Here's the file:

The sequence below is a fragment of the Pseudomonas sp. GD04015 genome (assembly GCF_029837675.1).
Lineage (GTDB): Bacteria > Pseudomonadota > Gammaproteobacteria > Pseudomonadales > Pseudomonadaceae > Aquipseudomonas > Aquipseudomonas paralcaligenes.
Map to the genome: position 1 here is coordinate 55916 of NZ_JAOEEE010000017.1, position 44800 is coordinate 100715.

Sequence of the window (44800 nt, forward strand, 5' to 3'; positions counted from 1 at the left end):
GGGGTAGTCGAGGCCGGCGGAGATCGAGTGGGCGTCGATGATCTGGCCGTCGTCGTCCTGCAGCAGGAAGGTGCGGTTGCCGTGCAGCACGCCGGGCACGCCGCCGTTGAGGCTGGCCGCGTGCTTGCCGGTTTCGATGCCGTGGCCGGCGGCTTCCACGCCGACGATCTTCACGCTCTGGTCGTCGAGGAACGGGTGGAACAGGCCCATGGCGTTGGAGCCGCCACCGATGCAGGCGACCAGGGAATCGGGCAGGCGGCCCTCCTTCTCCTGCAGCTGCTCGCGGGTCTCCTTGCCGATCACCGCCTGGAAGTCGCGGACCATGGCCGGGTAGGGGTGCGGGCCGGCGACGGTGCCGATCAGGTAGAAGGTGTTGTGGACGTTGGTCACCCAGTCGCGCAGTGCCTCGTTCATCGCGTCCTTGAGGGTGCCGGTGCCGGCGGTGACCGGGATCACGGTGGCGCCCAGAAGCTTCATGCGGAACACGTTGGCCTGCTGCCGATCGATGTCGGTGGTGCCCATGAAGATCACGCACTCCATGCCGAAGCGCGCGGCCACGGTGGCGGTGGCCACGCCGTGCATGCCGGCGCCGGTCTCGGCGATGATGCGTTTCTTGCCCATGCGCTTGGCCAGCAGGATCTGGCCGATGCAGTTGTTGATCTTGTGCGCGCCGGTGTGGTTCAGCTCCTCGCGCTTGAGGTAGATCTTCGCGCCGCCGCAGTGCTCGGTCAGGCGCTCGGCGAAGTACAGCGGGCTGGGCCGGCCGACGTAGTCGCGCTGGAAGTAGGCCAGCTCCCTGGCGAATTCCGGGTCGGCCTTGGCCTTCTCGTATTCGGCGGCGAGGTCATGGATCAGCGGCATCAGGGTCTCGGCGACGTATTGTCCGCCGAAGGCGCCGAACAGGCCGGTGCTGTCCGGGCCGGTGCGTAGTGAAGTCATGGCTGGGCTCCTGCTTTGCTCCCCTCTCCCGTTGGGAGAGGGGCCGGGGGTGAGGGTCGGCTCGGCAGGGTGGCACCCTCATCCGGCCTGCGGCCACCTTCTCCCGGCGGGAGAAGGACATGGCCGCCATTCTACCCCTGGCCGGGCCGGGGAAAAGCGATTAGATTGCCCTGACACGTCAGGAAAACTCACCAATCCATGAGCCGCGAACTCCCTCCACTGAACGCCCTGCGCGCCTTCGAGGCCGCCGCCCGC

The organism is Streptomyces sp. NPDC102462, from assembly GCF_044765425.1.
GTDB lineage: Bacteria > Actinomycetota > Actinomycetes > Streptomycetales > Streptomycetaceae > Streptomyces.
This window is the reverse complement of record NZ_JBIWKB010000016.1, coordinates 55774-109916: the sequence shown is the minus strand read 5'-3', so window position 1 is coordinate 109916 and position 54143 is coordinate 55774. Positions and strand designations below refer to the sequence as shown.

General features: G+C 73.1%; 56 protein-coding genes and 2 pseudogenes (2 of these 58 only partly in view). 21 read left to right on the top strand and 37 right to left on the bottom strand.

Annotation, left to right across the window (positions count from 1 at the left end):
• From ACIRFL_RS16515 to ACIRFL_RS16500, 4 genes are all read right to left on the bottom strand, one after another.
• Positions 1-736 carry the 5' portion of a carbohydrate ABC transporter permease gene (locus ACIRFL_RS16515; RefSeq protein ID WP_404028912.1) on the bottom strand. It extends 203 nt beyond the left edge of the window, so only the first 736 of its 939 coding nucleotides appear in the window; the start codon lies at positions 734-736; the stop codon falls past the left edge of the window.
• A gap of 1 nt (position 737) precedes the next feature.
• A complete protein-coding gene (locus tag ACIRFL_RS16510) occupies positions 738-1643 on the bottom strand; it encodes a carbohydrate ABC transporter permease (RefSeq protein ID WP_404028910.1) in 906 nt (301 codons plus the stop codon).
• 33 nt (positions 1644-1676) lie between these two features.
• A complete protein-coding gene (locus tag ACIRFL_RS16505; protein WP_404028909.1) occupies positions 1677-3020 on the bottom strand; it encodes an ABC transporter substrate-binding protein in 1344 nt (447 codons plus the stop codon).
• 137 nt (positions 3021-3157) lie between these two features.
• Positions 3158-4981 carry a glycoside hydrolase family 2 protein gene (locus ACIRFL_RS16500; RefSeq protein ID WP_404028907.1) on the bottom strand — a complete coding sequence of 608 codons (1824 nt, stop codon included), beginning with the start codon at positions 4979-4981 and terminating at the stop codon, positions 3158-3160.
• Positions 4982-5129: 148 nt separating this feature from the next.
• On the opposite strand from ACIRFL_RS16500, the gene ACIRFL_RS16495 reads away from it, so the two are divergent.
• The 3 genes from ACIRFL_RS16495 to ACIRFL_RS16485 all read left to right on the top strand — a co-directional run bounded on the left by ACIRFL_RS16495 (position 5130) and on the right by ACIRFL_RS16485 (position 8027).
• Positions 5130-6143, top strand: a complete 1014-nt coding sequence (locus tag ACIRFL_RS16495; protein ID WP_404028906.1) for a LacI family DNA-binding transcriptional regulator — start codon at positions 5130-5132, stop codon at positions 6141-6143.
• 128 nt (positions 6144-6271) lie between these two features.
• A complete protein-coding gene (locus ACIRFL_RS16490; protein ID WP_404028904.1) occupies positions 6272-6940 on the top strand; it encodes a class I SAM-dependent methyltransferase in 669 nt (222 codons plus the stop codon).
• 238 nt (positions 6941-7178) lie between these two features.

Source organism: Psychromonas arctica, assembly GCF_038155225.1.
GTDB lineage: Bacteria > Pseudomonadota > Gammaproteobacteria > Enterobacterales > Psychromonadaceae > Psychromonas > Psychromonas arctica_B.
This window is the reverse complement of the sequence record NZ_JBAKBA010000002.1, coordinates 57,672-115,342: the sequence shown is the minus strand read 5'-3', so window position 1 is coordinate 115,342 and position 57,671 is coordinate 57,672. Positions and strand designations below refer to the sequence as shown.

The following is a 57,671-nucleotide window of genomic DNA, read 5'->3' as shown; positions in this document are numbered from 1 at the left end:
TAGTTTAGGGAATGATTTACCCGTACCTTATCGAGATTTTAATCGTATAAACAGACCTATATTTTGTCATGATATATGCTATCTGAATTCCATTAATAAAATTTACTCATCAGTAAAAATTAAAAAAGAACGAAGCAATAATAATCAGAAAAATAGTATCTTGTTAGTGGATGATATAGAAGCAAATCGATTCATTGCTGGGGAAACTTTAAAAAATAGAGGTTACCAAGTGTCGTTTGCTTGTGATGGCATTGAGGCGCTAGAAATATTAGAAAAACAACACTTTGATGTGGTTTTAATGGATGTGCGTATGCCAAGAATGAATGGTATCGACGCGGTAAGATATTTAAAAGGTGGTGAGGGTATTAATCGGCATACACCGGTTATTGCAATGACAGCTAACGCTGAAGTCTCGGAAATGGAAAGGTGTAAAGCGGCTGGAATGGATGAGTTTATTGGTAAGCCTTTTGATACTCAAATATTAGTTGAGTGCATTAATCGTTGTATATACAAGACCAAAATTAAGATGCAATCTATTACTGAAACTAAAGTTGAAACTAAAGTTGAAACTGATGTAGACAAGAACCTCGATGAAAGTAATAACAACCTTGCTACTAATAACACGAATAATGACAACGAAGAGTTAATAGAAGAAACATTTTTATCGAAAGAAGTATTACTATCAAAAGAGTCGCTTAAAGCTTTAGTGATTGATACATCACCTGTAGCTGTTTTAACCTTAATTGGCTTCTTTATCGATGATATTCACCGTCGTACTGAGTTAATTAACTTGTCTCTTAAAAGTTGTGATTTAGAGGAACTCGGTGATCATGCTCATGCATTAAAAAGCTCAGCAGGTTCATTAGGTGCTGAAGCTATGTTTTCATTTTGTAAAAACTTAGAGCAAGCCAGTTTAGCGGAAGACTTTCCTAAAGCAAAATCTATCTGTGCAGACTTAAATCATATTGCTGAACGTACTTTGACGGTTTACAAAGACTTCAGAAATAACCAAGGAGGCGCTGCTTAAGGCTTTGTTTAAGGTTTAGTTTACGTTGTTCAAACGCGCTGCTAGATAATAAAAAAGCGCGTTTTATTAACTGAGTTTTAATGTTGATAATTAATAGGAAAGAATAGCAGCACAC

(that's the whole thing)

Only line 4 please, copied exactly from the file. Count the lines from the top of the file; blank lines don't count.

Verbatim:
Sequence of the window (44800 nt, forward strand, 5' to 3'; positions counted from 1 at the left end):